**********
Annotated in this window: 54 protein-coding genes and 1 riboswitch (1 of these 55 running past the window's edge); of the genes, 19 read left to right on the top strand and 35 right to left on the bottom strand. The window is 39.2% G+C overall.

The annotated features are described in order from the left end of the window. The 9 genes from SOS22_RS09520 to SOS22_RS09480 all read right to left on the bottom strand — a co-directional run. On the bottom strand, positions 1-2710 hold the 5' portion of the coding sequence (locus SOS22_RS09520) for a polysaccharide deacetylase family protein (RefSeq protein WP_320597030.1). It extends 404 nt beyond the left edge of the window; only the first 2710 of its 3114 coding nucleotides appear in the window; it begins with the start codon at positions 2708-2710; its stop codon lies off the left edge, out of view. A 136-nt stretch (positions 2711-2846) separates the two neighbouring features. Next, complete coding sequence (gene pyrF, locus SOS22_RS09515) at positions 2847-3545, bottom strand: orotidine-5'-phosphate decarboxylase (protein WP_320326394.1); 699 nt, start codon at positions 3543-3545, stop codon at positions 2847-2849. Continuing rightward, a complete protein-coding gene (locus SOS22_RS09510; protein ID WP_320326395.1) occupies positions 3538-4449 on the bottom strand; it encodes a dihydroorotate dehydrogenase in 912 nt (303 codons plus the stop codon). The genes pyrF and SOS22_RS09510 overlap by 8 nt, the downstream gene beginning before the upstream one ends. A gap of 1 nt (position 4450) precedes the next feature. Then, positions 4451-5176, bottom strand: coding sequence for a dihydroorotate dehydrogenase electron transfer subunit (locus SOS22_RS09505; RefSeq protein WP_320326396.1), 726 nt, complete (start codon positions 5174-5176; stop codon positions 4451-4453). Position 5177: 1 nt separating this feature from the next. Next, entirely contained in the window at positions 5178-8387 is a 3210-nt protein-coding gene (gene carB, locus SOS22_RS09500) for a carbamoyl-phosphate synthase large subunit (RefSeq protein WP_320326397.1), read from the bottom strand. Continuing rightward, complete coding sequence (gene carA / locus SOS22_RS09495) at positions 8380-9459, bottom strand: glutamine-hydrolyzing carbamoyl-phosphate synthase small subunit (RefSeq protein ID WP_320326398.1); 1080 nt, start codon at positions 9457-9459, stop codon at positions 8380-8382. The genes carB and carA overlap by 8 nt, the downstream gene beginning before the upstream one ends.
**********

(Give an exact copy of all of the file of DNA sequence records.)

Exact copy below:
Annotated in this window: 54 protein-coding genes and 1 riboswitch (1 of these 55 running past the window's edge); of the genes, 19 read left to right on the top strand and 35 right to left on the bottom strand. The window is 39.2% G+C overall.

The annotated features are described in order from the left end of the window. The 9 genes from SOS22_RS09520 to SOS22_RS09480 all read right to left on the bottom strand — a co-directional run. On the bottom strand, positions 1-2710 hold the 5' portion of the coding sequence (locus SOS22_RS09520) for a polysaccharide deacetylase family protein (RefSeq protein WP_320597030.1). It extends 404 nt beyond the left edge of the window; only the first 2710 of its 3114 coding nucleotides appear in the window; it begins with the start codon at positions 2708-2710; its stop codon lies off the left edge, out of view. A 136-nt stretch (positions 2711-2846) separates the two neighbouring features. Next, complete coding sequence (gene pyrF, locus SOS22_RS09515) at positions 2847-3545, bottom strand: orotidine-5'-phosphate decarboxylase (protein WP_320326394.1); 699 nt, start codon at positions 3543-3545, stop codon at positions 2847-2849. Continuing rightward, a complete protein-coding gene (locus SOS22_RS09510; protein ID WP_320326395.1) occupies positions 3538-4449 on the bottom strand; it encodes a dihydroorotate dehydrogenase in 912 nt (303 codons plus the stop codon). The genes pyrF and SOS22_RS09510 overlap by 8 nt, the downstream gene beginning before the upstream one ends. A gap of 1 nt (position 4450) precedes the next feature. Then, positions 4451-5176, bottom strand: coding sequence for a dihydroorotate dehydrogenase electron transfer subunit (locus SOS22_RS09505; RefSeq protein WP_320326396.1), 726 nt, complete (start codon positions 5174-5176; stop codon positions 4451-4453). Position 5177: 1 nt separating this feature from the next. Next, entirely contained in the window at positions 5178-8387 is a 3210-nt protein-coding gene (gene carB, locus SOS22_RS09500) for a carbamoyl-phosphate synthase large subunit (RefSeq protein WP_320326397.1), read from the bottom strand. Continuing rightward, complete coding sequence (gene carA / locus SOS22_RS09495) at positions 8380-9459, bottom strand: glutamine-hydrolyzing carbamoyl-phosphate synthase small subunit (RefSeq protein ID WP_320326398.1); 1080 nt, start codon at positions 9457-9459, stop codon at positions 8380-8382. The genes carB and carA overlap by 8 nt, the downstream gene beginning before the upstream one ends.